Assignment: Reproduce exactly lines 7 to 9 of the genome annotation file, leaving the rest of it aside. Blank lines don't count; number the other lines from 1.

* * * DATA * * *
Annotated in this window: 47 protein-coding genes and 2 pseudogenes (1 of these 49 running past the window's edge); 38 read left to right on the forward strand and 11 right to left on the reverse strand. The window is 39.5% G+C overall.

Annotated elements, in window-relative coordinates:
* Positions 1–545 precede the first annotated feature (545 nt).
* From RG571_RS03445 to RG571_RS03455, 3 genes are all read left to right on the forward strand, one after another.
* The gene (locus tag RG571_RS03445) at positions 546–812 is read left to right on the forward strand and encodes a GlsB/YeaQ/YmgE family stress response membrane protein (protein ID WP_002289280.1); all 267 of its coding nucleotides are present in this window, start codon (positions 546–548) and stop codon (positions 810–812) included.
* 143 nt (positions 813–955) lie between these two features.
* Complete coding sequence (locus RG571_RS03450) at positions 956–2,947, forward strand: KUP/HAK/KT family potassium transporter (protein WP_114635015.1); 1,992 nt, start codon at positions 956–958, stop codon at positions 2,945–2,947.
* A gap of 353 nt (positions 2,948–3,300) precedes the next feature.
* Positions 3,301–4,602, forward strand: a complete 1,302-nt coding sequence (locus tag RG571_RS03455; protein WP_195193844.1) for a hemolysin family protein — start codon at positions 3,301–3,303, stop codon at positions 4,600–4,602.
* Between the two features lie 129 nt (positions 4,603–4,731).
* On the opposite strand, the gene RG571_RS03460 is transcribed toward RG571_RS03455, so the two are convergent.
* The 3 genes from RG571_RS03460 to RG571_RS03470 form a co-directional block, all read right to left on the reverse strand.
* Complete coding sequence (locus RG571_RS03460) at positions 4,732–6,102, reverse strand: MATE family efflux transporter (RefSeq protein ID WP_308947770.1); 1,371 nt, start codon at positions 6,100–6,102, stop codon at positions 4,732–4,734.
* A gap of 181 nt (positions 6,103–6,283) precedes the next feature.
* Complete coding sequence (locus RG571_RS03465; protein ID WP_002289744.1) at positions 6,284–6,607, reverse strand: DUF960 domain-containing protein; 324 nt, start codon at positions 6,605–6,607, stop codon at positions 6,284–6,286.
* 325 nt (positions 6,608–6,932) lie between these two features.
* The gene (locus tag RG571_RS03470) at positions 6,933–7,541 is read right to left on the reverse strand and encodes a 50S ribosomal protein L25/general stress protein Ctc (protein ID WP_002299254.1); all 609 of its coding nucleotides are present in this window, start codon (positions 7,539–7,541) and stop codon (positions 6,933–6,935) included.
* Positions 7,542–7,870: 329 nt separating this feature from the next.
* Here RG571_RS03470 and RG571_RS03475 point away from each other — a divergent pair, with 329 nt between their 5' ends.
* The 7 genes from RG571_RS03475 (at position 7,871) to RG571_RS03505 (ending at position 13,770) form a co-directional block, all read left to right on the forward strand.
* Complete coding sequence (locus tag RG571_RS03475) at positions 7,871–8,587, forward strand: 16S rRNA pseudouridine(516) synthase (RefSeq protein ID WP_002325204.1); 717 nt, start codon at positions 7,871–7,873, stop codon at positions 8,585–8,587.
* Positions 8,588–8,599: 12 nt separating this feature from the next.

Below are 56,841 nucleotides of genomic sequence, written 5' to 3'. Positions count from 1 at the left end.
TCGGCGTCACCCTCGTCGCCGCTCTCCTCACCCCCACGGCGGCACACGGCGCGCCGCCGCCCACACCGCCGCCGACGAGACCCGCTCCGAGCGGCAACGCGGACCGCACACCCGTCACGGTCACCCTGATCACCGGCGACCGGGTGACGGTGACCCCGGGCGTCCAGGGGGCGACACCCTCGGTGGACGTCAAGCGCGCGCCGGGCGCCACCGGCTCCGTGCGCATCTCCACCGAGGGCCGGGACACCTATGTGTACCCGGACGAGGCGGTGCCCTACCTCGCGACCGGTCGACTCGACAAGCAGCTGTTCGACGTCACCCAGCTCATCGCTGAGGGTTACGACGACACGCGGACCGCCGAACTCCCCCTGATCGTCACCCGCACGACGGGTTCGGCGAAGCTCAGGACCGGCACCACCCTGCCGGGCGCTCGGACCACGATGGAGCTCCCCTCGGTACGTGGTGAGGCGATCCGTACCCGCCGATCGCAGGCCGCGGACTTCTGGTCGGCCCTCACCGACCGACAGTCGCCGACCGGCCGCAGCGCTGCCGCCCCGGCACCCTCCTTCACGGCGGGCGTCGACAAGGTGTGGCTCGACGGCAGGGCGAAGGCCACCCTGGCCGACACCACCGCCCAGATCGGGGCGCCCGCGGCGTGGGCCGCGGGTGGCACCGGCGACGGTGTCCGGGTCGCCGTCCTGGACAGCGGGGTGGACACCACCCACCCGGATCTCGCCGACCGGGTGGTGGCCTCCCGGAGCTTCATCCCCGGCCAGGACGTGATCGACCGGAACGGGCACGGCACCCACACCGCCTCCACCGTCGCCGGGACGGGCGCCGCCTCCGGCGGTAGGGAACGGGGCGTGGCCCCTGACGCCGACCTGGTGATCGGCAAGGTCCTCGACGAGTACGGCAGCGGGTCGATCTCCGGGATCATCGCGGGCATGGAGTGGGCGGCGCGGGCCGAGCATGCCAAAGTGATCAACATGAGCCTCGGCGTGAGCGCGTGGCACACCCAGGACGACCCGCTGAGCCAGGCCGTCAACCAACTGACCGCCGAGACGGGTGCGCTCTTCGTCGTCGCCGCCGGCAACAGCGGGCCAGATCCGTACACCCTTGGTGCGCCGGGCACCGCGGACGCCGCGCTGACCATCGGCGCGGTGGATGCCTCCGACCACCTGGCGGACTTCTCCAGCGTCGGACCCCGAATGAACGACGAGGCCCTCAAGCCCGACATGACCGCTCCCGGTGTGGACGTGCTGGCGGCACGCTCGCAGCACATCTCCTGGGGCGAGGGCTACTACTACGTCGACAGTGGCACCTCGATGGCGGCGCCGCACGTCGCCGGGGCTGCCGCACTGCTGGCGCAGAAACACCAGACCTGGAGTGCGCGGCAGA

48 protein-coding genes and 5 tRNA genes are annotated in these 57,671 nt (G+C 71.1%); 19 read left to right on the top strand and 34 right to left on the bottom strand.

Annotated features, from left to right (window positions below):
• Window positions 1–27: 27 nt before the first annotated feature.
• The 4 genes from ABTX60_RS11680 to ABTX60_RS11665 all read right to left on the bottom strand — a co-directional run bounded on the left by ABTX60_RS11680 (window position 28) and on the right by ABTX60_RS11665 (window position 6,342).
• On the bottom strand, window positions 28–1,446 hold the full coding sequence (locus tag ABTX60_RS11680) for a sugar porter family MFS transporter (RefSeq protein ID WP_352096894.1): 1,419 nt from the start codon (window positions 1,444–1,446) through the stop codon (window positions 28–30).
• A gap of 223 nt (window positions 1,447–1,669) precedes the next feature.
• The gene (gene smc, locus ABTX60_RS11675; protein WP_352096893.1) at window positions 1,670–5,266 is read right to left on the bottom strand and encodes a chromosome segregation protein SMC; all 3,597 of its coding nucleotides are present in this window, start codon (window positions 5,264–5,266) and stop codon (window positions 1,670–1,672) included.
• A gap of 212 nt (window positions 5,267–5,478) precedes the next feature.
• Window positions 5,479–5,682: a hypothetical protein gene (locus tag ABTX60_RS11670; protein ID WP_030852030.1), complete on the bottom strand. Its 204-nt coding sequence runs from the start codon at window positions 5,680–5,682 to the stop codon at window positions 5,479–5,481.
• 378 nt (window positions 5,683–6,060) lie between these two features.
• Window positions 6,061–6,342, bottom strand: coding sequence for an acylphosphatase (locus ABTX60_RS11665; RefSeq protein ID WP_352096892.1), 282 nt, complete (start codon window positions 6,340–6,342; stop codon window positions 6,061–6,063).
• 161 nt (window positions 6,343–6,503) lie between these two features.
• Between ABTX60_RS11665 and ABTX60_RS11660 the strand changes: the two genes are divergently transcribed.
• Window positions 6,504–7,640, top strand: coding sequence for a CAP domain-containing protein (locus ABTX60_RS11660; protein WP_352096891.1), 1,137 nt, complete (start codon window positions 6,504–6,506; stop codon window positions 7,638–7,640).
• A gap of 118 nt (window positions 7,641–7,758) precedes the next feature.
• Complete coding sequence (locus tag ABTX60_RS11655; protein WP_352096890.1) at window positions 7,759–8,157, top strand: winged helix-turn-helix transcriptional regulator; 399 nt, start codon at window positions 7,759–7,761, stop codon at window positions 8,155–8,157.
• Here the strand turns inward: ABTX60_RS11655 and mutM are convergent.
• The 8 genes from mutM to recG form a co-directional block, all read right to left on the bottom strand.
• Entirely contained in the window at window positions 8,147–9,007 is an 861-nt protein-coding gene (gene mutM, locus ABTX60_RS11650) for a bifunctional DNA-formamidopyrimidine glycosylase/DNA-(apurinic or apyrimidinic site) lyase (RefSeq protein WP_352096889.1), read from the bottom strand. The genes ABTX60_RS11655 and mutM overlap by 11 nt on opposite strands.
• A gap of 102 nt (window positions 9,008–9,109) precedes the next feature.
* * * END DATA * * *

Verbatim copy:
* Complete coding sequence (locus RG571_RS03450) at positions 956–2,947, forward strand: KUP/HAK/KT family potassium transporter (protein WP_114635015.1); 1,992 nt, start codon at positions 956–958, stop codon at positions 2,945–2,947.
* A gap of 353 nt (positions 2,948–3,300) precedes the next feature.
* Positions 3,301–4,602, forward strand: a complete 1,302-nt coding sequence (locus tag RG571_RS03455; protein WP_195193844.1) for a hemolysin family protein — start codon at positions 3,301–3,303, stop codon at positions 4,600–4,602.